JT Kalnay
    Author of Mina's Eyes and The Pattern.

    1 out of 1 people found this review helpful.

    Was this review helpful? Yes  No   Report this review
  • Posted July 30, 2011

    more from this reviewer

    Exciting Story with Amazing Characters

    The House in Windward Leaves follows the stories of several young children who dress up for Halloween and end up being transformed into their own costumes. While out trick-or-treating, they come across a mysterious house where they find a whole other world. Sadie, who feels unpopular among her friends, becomes the fascinating Fortuneteller in this strange new world. Candy becomes a glamorous Homecoming Queen, Gretchen becomes a kind Priest, Tim becomes a zebra who longs for speed, Roger becomes George Washington, Ben becomes a shy trumpeter, and Rosemary becomes a quiet patient. In this new world, they are joined by other strange characters and led on exciting adventures. I loved the way each character had their own distinct personality. I also found myself laughing out loud at the humor in the story and enjoying the adventures as if I had stepped into the other world with Sadie and her friends. The adventures, the humor, and the diverse personalities of the characters made me reluctant to put it down. The author has created an amazing new world, and I think that many young readers would both enjoy the story and be able to relate to the characters. This was a very exciting and engaging book that I think young readers would love!

    1 out of 1 people found this review helpful.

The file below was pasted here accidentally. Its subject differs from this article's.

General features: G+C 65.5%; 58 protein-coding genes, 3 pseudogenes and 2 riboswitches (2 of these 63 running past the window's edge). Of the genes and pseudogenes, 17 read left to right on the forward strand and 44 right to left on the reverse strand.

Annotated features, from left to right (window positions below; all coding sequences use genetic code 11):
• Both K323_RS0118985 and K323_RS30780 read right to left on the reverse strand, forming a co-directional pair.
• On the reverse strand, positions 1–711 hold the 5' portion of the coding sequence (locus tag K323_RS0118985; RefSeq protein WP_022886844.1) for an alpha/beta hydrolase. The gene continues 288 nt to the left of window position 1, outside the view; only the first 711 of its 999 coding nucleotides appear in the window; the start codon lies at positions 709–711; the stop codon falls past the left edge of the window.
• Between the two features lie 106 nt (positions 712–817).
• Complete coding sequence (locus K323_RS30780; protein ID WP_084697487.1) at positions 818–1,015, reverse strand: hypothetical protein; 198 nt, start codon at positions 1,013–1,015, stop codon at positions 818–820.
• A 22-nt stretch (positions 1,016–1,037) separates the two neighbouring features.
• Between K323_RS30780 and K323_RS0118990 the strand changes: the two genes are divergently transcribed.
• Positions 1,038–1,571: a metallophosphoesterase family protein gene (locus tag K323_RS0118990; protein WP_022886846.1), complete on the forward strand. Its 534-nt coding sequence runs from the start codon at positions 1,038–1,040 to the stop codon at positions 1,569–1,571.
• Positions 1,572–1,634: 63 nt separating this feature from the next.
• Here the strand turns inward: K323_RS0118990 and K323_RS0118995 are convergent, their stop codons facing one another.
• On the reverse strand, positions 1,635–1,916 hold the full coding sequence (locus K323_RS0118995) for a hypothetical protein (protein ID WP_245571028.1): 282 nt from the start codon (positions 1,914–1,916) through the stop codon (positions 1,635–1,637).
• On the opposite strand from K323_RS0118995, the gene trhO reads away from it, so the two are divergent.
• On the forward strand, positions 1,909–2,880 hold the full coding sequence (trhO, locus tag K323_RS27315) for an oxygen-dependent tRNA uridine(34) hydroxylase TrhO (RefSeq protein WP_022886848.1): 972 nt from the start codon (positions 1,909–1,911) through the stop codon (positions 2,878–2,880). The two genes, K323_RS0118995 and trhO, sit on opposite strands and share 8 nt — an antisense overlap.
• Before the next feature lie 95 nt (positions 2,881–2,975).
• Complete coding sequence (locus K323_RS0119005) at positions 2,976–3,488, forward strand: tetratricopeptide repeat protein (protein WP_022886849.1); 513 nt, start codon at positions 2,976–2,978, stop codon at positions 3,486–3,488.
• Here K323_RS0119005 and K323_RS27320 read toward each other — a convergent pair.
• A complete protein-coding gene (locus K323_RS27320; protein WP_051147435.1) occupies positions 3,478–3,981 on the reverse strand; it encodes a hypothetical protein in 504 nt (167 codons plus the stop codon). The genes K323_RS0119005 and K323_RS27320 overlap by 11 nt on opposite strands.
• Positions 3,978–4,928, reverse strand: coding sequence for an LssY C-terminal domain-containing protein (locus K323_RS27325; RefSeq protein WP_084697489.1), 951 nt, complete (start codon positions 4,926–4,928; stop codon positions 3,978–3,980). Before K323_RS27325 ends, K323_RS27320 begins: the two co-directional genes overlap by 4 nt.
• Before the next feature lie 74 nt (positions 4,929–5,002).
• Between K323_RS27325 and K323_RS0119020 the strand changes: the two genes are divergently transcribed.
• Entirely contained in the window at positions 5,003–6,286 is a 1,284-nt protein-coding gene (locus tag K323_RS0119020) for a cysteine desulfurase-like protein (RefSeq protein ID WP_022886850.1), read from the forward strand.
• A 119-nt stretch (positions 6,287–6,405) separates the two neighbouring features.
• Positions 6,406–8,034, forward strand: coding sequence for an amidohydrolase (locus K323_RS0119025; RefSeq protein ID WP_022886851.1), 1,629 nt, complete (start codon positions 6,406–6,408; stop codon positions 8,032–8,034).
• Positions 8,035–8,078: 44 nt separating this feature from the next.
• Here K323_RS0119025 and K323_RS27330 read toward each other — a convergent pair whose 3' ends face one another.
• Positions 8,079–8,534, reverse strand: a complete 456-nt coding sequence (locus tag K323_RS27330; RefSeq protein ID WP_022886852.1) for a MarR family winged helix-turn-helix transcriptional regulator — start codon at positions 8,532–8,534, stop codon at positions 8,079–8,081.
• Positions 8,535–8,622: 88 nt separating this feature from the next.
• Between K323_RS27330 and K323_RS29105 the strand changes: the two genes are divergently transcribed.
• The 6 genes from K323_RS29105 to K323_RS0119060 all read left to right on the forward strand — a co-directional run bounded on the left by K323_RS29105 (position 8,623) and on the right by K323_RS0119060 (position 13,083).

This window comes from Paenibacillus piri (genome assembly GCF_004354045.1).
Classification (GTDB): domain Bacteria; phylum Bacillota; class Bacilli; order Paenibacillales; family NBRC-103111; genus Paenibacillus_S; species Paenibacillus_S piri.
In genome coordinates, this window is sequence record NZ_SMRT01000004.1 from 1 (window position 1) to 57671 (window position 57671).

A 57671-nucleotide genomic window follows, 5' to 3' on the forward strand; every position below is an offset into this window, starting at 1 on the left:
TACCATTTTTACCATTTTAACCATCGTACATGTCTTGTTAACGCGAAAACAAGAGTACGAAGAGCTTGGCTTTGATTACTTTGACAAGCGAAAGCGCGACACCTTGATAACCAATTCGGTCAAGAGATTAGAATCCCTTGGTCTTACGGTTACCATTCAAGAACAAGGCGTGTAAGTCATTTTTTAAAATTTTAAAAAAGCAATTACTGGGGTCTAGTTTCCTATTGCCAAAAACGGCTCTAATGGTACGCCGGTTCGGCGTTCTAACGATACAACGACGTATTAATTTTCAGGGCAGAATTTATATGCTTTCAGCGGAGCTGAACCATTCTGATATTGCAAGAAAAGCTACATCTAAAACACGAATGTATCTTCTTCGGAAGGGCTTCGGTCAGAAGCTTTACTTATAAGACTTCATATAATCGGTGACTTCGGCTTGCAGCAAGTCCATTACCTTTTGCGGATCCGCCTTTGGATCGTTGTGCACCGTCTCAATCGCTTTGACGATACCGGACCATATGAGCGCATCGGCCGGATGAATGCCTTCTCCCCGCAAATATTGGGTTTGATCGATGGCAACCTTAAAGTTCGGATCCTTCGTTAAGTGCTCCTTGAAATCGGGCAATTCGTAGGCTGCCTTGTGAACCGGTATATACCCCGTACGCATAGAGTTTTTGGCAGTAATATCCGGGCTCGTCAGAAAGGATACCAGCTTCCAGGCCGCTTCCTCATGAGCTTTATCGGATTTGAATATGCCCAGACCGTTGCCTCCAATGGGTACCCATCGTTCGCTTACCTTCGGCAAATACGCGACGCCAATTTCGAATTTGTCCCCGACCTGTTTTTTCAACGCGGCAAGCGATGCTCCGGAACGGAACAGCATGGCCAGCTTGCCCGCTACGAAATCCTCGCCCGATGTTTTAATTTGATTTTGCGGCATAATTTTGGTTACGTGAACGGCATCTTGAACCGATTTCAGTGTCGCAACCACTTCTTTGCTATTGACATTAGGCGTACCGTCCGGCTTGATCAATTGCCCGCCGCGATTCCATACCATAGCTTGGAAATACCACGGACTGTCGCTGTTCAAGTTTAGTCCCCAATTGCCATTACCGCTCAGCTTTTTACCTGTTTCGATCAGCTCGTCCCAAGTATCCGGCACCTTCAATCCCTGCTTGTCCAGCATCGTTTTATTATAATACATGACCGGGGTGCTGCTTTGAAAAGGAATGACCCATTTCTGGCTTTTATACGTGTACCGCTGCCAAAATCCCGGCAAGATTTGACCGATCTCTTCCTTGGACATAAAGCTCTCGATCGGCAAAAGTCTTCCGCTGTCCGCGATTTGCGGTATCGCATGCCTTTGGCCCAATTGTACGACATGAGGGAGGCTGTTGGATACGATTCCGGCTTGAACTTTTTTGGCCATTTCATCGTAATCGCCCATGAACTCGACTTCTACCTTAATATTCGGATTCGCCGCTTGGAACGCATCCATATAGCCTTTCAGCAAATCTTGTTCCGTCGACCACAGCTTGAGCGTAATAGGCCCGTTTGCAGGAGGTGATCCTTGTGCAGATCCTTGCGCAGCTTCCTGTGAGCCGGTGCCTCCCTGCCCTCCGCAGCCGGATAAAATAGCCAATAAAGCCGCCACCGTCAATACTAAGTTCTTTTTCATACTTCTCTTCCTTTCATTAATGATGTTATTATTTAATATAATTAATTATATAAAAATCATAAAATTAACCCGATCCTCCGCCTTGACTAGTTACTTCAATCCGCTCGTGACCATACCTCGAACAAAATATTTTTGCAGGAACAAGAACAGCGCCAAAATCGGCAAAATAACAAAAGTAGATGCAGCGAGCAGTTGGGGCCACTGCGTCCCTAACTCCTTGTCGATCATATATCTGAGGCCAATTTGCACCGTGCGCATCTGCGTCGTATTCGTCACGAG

Was this review helpful? Yes  No   Report this review
  • Posted August 27, 2011

    A Superb Work Of Fantasy

    The man with the mysteries. I bet everyone has thought they had a crazy neighbor or one who kept to themselves. In Katherine's The House in Windward Leaves, Sadie and some of her friends go out on Halloween and visit the man with the mysteries, the man who paints, rides a bike, and dresses in all black. Of course, no one was home, but the man's cat comes by and leads all of them into a house that doesn't quite seem normal.

    If you are a kid, you must get this book. If you love Halloween, you must get this book. It's a well-written story with wonderful themes and great little chuckles. I know it's hard to buy a book that you know little about, but sometimes you just need to go in blindly. That's how you discover wonders.

    Was this review helpful? Yes  No   Report this review
  • Posted August 23, 2011

    A brilliant children's book.

    The House in Windward Leaves. by Katherine L. Holmes. Hi Katherine, well you have done it again...written a lovely book. Following the 'Swan Bonnet' this book shows your true ability as a writer. 'The House in Windward Leaves' is a fascinating children's story. It starts off very well with the interesting, Mistral and all that paint...not forgetting the cat on a lead. Excellent description and intrigue, will thrill many youngsters as they turn the pages...great writing!! Didn't find anything negative to say about this book...it's so very well written. Wishing you the best , Katherine. Kind regards, Neville Kent (Author). THE SECRETS OF THE FOREST - THE TIME ZONE.

    Was this review helpful? Yes  No   Report this review